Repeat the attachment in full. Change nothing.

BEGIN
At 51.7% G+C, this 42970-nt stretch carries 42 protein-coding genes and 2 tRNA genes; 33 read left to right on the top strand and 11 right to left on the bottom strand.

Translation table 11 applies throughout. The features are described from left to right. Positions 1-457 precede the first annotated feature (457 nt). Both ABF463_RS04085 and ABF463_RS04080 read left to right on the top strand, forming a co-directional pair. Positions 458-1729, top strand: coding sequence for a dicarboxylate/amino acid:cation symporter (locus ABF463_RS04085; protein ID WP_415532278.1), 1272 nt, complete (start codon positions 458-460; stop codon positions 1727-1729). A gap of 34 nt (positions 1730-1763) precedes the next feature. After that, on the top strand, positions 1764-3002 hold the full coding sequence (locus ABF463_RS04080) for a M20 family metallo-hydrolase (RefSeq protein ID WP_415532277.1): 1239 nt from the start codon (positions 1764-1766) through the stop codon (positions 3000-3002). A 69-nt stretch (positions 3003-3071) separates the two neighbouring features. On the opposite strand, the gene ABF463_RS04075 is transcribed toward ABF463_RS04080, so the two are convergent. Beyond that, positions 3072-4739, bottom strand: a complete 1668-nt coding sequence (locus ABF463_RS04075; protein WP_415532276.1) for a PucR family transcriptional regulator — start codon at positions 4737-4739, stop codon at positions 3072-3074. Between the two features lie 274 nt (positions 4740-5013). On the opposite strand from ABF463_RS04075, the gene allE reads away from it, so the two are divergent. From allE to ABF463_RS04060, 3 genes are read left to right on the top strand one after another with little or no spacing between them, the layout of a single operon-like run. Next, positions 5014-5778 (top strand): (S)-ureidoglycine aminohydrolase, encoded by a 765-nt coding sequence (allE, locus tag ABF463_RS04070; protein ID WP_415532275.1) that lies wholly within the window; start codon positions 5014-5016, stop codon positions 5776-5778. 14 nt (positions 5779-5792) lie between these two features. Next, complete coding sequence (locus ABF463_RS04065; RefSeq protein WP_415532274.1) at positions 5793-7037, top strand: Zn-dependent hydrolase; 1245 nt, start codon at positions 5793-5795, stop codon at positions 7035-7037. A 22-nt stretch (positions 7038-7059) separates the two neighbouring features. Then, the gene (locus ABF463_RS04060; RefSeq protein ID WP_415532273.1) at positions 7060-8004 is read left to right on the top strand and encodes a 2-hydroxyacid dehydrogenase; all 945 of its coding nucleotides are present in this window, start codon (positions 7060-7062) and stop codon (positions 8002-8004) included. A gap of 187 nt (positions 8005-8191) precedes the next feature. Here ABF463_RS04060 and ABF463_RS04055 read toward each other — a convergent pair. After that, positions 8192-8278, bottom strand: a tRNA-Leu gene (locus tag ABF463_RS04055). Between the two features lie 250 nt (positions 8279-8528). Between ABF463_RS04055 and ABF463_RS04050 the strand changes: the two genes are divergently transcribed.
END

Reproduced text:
At 51.7% G+C, this 42970-nt stretch carries 42 protein-coding genes and 2 tRNA genes; 33 read left to right on the top strand and 11 right to left on the bottom strand.

Translation table 11 applies throughout. The features are described from left to right. Positions 1-457 precede the first annotated feature (457 nt). Both ABF463_RS04085 and ABF463_RS04080 read left to right on the top strand, forming a co-directional pair. Positions 458-1729, top strand: coding sequence for a dicarboxylate/amino acid:cation symporter (locus ABF463_RS04085; protein ID WP_415532278.1), 1272 nt, complete (start codon positions 458-460; stop codon positions 1727-1729). A gap of 34 nt (positions 1730-1763) precedes the next feature. After that, on the top strand, positions 1764-3002 hold the full coding sequence (locus ABF463_RS04080) for a M20 family metallo-hydrolase (RefSeq protein ID WP_415532277.1): 1239 nt from the start codon (positions 1764-1766) through the stop codon (positions 3000-3002). A 69-nt stretch (positions 3003-3071) separates the two neighbouring features. On the opposite strand, the gene ABF463_RS04075 is transcribed toward ABF463_RS04080, so the two are convergent. Beyond that, positions 3072-4739, bottom strand: a complete 1668-nt coding sequence (locus ABF463_RS04075; protein WP_415532276.1) for a PucR family transcriptional regulator — start codon at positions 4737-4739, stop codon at positions 3072-3074. Between the two features lie 274 nt (positions 4740-5013). On the opposite strand from ABF463_RS04075, the gene allE reads away from it, so the two are divergent. From allE to ABF463_RS04060, 3 genes are read left to right on the top strand one after another with little or no spacing between them, the layout of a single operon-like run. Next, positions 5014-5778 (top strand): (S)-ureidoglycine aminohydrolase, encoded by a 765-nt coding sequence (allE, locus tag ABF463_RS04070; protein ID WP_415532275.1) that lies wholly within the window; start codon positions 5014-5016, stop codon positions 5776-5778. 14 nt (positions 5779-5792) lie between these two features. Next, complete coding sequence (locus ABF463_RS04065; RefSeq protein WP_415532274.1) at positions 5793-7037, top strand: Zn-dependent hydrolase; 1245 nt, start codon at positions 5793-5795, stop codon at positions 7035-7037. A 22-nt stretch (positions 7038-7059) separates the two neighbouring features. Then, the gene (locus ABF463_RS04060; RefSeq protein ID WP_415532273.1) at positions 7060-8004 is read left to right on the top strand and encodes a 2-hydroxyacid dehydrogenase; all 945 of its coding nucleotides are present in this window, start codon (positions 7060-7062) and stop codon (positions 8002-8004) included. A gap of 187 nt (positions 8005-8191) precedes the next feature. Here ABF463_RS04060 and ABF463_RS04055 read toward each other — a convergent pair. After that, positions 8192-8278, bottom strand: a tRNA-Leu gene (locus tag ABF463_RS04055). Between the two features lie 250 nt (positions 8279-8528). Between ABF463_RS04055 and ABF463_RS04050 the strand changes: the two genes are divergently transcribed.